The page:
Con artists pretending to be Internet companies
Stealing identities and credit card numbers with bogus e-mail and Web sites that appear to come from legitimate companies is an increasing problem on the Internet, federal officials warned Monday.
The Federal Trade Commission said it had brought its first case against this type of scheme, called "spoofing" or "carding." A 17-year-old California boy accused of posing as America Online agreed to settle federal charges by accepting a lifetime ban on sending junk e-mail and paying a $3,500 fine, the FTC said.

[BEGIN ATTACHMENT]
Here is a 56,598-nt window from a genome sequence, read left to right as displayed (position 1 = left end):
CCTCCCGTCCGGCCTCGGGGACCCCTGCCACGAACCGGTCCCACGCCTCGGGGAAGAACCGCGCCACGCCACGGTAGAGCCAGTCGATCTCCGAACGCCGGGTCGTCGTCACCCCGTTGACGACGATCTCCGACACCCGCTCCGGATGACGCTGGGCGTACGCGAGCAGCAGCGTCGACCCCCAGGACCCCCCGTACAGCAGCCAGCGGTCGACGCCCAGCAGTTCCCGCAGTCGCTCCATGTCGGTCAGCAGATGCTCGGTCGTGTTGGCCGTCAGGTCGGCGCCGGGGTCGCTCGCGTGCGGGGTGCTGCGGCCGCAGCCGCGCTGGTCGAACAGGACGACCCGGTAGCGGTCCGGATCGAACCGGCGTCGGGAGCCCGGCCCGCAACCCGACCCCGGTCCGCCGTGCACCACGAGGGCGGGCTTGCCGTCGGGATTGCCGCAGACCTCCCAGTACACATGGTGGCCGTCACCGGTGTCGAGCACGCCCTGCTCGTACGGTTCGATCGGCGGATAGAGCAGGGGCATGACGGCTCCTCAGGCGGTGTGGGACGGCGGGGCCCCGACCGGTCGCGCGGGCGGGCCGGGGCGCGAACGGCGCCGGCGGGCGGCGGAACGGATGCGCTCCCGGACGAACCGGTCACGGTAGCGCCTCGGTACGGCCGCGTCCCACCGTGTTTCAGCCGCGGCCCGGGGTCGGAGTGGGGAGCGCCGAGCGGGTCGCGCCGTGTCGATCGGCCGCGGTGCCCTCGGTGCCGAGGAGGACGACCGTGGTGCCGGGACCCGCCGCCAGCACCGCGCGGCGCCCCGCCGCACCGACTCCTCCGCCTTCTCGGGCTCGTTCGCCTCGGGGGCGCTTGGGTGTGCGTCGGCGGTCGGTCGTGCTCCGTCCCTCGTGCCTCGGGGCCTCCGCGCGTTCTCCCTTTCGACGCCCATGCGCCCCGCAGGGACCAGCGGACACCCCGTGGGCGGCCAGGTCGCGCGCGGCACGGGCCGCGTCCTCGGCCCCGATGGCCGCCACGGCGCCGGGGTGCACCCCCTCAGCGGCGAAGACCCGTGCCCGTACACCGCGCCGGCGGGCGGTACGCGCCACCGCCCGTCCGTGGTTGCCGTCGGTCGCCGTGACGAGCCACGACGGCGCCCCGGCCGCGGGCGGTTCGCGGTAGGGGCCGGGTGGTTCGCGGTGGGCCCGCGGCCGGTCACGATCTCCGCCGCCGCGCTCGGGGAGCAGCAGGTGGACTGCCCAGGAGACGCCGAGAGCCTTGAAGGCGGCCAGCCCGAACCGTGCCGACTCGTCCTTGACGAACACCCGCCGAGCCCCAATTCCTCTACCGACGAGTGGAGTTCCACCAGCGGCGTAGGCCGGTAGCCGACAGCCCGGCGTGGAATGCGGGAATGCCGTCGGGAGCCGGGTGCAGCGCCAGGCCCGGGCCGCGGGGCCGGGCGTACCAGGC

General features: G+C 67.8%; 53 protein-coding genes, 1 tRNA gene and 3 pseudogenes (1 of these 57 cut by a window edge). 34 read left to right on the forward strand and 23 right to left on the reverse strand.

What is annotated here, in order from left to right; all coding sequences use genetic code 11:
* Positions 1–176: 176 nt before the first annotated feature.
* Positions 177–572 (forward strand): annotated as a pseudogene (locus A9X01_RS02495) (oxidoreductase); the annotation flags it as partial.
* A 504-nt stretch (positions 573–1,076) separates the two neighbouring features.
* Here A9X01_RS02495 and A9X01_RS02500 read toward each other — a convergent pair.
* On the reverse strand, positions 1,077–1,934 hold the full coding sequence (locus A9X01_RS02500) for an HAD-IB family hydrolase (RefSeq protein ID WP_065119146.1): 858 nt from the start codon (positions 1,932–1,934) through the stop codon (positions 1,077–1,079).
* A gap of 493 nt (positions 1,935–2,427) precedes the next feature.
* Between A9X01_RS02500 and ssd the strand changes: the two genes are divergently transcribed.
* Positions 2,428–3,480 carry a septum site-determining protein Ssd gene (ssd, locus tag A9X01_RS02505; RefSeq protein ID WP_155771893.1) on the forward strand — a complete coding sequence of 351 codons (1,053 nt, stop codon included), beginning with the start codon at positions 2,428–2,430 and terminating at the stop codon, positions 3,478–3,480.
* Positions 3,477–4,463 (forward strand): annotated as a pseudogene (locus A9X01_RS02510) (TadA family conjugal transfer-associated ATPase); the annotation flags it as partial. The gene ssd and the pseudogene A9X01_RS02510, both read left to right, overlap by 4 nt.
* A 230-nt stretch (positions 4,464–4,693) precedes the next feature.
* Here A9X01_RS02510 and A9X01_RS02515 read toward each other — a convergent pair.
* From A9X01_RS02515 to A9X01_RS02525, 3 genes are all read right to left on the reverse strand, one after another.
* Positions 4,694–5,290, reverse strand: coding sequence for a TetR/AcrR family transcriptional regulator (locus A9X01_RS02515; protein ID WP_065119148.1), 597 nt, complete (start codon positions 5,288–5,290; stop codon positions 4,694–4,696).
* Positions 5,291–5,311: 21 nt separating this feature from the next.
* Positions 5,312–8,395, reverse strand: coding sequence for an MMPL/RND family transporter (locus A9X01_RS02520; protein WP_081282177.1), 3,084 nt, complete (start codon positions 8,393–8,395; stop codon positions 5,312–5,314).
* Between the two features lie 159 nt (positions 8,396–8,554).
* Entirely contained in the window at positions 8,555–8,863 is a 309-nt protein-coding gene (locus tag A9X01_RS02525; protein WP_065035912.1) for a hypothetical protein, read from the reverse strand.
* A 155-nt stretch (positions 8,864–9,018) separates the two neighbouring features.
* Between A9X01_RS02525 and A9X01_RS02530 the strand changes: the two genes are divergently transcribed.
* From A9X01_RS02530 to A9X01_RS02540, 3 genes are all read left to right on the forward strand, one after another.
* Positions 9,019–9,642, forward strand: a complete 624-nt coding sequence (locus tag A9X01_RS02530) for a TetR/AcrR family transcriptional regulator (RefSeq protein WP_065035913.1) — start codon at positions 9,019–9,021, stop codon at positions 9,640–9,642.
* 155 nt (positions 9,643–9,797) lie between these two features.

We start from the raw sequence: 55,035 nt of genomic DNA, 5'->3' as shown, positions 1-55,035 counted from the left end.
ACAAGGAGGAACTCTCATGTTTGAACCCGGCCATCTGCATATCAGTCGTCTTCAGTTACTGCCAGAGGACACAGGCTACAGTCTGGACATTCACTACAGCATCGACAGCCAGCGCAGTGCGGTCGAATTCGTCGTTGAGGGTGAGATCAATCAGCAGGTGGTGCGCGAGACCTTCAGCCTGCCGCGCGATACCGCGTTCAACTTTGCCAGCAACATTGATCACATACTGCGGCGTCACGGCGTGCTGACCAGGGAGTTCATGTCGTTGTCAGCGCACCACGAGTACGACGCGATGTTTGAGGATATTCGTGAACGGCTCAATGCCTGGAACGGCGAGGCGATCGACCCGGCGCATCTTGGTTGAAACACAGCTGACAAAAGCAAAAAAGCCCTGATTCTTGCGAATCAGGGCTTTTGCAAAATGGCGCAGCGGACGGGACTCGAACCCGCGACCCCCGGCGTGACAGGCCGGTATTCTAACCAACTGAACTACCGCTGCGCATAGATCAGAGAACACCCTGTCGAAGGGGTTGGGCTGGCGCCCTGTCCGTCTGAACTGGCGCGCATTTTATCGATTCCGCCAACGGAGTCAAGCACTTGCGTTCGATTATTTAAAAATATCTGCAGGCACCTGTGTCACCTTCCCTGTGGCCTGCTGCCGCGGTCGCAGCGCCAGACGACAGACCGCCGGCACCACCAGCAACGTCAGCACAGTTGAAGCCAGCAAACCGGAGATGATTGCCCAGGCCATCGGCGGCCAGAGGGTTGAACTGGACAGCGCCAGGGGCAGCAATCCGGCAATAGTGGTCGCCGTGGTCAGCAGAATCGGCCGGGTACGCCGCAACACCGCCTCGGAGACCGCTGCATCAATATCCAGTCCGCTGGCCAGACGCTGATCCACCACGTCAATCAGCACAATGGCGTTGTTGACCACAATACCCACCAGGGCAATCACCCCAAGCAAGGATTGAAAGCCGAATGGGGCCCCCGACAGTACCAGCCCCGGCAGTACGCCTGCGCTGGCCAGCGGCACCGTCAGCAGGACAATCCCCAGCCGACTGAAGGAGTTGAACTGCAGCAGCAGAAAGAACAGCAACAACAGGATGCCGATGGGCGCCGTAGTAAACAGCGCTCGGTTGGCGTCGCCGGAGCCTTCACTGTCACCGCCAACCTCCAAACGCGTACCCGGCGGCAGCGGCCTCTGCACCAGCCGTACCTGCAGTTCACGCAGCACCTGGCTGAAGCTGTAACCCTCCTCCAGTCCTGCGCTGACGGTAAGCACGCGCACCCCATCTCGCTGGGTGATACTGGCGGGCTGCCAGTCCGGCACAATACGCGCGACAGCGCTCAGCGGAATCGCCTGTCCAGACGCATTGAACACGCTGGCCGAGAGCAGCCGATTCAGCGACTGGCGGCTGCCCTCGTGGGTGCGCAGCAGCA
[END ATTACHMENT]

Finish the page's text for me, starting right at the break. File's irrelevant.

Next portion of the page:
The FBI has received increasing numbers of complaints about this kind of scam, said Keith Lourdeau, a section chief with the bureau's Cyber Division.
"Due in part to this growing scam, we are seeing a rise in identity theft, credit card fraud and other Internet frauds," Lourdeau said at a news conference with officials from the FTC and EarthLink. Officials said they didn't know how many people have been victimized by the scam.
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